What Lies Beneath

In 30 years, a seed has had time to grow into a robust tree. That tree outside our cabin is bearing hundreds of future trees. Stories, essays, poems are growing things like this forest. What you present on the page is very much like cottonwood leaves on high branches. It is colorful, reflecting the sun, fluttering in the wind. The secret is that beneath the ground, in the shadows, there is another tree growing. Roots and branches are reflections of each other. However, without the invisible, mysterious lower depths, the tree cannot survive. Neither can your writing. I call this the understory, where the water and the nutrients and the bones are hidden. Together, we will explore all those mysteries of what lies beneath. It takes trust and intuition. And a lot of playing in the dirt. Bring your notebooks and your pens. All genres welcome.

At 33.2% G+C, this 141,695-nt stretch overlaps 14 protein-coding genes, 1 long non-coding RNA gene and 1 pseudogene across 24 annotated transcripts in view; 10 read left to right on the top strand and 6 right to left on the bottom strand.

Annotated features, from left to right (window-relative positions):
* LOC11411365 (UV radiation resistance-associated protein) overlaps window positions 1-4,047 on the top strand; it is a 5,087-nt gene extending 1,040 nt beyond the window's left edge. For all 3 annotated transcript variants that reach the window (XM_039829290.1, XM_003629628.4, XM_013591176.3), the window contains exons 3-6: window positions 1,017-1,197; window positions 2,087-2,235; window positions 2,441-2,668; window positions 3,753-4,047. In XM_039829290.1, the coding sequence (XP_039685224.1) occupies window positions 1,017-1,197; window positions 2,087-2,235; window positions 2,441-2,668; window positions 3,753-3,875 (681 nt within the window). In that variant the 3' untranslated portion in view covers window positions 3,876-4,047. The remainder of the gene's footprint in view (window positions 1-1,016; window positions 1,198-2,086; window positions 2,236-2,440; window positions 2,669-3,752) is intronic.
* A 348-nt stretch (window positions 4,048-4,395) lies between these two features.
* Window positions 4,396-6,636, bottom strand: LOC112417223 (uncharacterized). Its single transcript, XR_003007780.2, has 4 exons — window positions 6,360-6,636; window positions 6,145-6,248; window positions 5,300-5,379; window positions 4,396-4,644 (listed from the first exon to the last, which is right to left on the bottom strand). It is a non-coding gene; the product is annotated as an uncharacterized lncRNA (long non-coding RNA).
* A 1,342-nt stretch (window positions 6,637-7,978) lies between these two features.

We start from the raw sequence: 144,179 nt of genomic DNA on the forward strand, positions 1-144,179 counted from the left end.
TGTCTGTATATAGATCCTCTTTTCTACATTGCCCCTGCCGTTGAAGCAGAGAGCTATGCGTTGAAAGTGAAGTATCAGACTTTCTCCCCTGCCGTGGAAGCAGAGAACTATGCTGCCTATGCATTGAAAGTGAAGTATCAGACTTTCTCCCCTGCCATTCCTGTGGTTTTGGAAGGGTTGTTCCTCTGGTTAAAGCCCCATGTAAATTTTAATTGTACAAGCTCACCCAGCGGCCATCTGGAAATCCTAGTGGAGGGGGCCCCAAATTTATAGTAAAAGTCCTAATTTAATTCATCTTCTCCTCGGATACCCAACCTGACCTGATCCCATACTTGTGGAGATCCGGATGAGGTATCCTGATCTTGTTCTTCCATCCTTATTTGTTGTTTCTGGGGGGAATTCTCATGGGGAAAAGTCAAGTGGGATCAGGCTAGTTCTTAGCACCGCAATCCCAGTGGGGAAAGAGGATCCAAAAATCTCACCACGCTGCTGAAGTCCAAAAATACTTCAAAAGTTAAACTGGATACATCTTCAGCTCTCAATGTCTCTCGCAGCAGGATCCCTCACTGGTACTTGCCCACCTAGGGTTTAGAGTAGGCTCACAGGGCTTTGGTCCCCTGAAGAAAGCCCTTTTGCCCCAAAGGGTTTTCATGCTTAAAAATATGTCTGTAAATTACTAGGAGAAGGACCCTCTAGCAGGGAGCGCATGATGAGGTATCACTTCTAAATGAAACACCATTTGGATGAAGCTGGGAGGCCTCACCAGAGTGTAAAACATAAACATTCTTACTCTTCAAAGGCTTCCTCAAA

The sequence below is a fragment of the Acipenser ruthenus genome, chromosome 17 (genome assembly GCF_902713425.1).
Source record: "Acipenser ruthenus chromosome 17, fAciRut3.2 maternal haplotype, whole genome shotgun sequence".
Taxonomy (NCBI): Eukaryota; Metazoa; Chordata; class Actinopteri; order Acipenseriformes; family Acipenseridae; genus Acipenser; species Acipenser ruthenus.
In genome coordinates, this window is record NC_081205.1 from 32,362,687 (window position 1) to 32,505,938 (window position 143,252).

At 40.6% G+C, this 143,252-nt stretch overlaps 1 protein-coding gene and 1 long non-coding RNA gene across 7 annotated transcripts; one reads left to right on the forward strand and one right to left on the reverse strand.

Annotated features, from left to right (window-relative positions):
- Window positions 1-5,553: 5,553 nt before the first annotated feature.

Luis Urrea

A 2005 Pulitzer Prize finalist for nonfiction and member of the Latino Literature Hall of Fame, Urrea is the critically acclaimed and best-selling author of 16 books of fiction, nonfiction, poetry, and short stories including The Water Museum, Into the Beautiful North, The Devil’s Highway, and The Hummingbird’s Daughter among many others. Born in Tijuana to a Mexican father and American mother, Urrea is most recognized as a border writer, though he says, “I am more interested in bridges, not borders.” Urrea lives with his family in Naperville, IL, where he is a distinguished professor of creative writing at the University of Illinois-Chicago.

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